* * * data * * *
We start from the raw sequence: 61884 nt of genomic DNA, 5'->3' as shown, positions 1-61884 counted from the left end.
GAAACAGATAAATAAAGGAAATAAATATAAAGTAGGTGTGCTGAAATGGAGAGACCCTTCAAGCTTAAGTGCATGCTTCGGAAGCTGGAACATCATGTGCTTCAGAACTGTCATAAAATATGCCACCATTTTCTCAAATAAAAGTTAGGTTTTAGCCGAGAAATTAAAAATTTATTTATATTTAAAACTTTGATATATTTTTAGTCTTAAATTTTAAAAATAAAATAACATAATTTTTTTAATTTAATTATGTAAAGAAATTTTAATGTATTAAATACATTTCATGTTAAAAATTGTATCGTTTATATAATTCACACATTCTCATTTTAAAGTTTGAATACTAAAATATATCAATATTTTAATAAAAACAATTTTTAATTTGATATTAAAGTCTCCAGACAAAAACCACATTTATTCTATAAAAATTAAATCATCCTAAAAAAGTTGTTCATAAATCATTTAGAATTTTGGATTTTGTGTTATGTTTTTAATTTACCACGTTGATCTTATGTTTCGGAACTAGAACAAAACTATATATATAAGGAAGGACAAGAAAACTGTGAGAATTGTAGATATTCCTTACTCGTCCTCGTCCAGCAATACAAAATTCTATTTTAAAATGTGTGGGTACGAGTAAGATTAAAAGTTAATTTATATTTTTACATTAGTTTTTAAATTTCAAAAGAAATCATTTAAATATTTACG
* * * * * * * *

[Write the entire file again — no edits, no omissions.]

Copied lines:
We start from the raw sequence: 61884 nt of genomic DNA, 5'->3' as shown, positions 1-61884 counted from the left end.
GAAACAGATAAATAAAGGAAATAAATATAAAGTAGGTGTGCTGAAATGGAGAGACCCTTCAAGCTTAAGTGCATGCTTCGGAAGCTGGAACATCATGTGCTTCAGAACTGTCATAAAATATGCCACCATTTTCTCAAATAAAAGTTAGGTTTTAGCCGAGAAATTAAAAATTTATTTATATTTAAAACTTTGATATATTTTTAGTCTTAAATTTTAAAAATAAAATAACATAATTTTTTTAATTTAATTATGTAAAGAAATTTTAATGTATTAAATACATTTCATGTTAAAAATTGTATCGTTTATATAATTCACACATTCTCATTTTAAAGTTTGAATACTAAAATATATCAATATTTTAATAAAAACAATTTTTAATTTGATATTAAAGTCTCCAGACAAAAACCACATTTATTCTATAAAAATTAAATCATCCTAAAAAAGTTGTTCATAAATCATTTAGAATTTTGGATTTTGTGTTATGTTTTTAATTTACCACGTTGATCTTATGTTTCGGAACTAGAACAAAACTATATATATAAGGAAGGACAAGAAAACTGTGAGAATTGTAGATATTCCTTACTCGTCCTCGTCCAGCAATACAAAATTCTATTTTAAAATGTGTGGGTACGAGTAAGATTAAAAGTTAATTTATATTTTTACATTAGTTTTTAAATTTCAAAAGAAATCATTTAAATATTTACG